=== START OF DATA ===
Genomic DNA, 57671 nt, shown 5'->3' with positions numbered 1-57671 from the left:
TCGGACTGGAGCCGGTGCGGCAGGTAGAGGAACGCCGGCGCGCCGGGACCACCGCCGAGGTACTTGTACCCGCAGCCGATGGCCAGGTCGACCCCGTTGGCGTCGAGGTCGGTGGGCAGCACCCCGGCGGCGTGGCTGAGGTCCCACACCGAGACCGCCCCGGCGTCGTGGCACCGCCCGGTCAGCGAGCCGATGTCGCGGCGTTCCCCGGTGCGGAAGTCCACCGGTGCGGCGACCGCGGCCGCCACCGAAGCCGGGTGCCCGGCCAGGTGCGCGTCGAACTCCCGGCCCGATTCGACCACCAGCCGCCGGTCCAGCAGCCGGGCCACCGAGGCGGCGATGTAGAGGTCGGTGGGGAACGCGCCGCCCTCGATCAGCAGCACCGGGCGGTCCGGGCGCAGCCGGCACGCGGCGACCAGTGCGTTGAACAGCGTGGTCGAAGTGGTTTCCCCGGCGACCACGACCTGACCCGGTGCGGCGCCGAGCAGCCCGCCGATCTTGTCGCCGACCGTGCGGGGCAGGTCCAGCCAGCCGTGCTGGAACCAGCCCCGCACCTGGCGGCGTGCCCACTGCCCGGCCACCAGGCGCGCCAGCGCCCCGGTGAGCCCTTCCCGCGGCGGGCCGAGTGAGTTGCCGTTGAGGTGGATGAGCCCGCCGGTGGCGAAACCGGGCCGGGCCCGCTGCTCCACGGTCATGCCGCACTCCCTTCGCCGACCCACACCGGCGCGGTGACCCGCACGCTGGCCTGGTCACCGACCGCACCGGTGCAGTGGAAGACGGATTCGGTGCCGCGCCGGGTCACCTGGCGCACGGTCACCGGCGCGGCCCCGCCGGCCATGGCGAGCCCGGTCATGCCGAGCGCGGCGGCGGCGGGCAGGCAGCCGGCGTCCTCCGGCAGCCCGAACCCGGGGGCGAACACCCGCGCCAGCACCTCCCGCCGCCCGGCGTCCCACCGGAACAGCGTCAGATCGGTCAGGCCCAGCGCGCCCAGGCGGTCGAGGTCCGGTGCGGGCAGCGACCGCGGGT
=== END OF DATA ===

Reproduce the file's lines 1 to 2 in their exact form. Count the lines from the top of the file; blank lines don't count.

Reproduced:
Genomic DNA, 57671 nt, shown 5'->3' with positions numbered 1-57671 from the left:
TCGGACTGGAGCCGGTGCGGCAGGTAGAGGAACGCCGGCGCGCCGGGACCACCGCCGAGGTACTTGTACCCGCAGCCGATGGCCAGGTCGACCCCGTTGGCGTCGAGGTCGGTGGGCAGCACCCCGGCGGCGTGGCTGAGGTCCCACACCGAGACCGCCCCGGCGTCGTGGCACCGCCCGGTCAGCGAGCCGATGTCGCGGCGTTCCCCGGTGCGGAAGTCCACCGGTGCGGCGACCGCGGCCGCCACCGAAGCCGGGTGCCCGGCCAGGTGCGCGTCGAACTCCCGGCCCGATTCGACCACCAGCCGCCGGTCCAGCAGCCGGGCCACCGAGGCGGCGATGTAGAGGTCGGTGGGGAACGCGCCGCCCTCGATCAGCAGCACCGGGCGGTCCGGGCGCAGCCGGCACGCGGCGACCAGTGCGTTGAACAGCGTGGTCGAAGTGGTTTCCCCGGCGACCACGACCTGACCCGGTGCGGCGCCGAGCAGCCCGCCGATCTTGTCGCCGACCGTGCGGGGCAGGTCCAGCCAGCCGTGCTGGAACCAGCCCCGCACCTGGCGGCGTGCCCACTGCCCGGCCACCAGGCGCGCCAGCGCCCCGGTGAGCCCTTCCCGCGGCGGGCCGAGTGAGTTGCCGTTGAGGTGGATGAGCCCGCCGGTGGCGAAACCGGGCCGGGCCCGCTGCTCCACGGTCATGCCGCACTCCCTTCGCCGACCCACACCGGCGCGGTGACCCGCACGCTGGCCTGGTCACCGACCGCACCGGTGCAGTGGAAGACGGATTCGGTGCCGCGCCGGGTCACCTGGCGCACGGTCACCGGCGCGGCCCCGCCGGCCATGGCGAGCCCGGTCATGCCGAGCGCGGCGGCGGCGGGCAGGCAGCCGGCGTCCTCCGGCAGCCCGAACCCGGGGGCGAACACCCGCGCCAGCACCTCCCGCCGCCCGGCGTCCCACCGGAACAGCGTCAGATCGGTCAGGCCCAGCGCGCCCAGGCGGTCGAGGTCCGGTGCGGGCAGCGACCGCGGGT